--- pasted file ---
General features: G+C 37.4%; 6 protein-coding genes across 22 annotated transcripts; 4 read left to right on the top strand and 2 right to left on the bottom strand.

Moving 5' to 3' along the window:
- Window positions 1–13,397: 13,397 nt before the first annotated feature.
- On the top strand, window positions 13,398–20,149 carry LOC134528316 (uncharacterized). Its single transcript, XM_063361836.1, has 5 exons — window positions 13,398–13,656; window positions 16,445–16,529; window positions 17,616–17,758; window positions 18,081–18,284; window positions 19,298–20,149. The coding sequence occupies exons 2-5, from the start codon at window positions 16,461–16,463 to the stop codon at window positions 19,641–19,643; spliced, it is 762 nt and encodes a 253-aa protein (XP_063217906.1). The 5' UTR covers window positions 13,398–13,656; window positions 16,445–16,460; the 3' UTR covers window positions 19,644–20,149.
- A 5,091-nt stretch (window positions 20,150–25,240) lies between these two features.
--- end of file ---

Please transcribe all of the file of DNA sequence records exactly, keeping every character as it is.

General features: G+C 37.4%; 6 protein-coding genes across 22 annotated transcripts; 4 read left to right on the top strand and 2 right to left on the bottom strand.

Moving 5' to 3' along the window:
- Window positions 1–13,397: 13,397 nt before the first annotated feature.
- On the top strand, window positions 13,398–20,149 carry LOC134528316 (uncharacterized). Its single transcript, XM_063361836.1, has 5 exons — window positions 13,398–13,656; window positions 16,445–16,529; window positions 17,616–17,758; window positions 18,081–18,284; window positions 19,298–20,149. The coding sequence occupies exons 2-5, from the start codon at window positions 16,461–16,463 to the stop codon at window positions 19,641–19,643; spliced, it is 762 nt and encodes a 253-aa protein (XP_063217906.1). The 5' UTR covers window positions 13,398–13,656; window positions 16,445–16,460; the 3' UTR covers window positions 19,644–20,149.
- A 5,091-nt stretch (window positions 20,150–25,240) lies between these two features.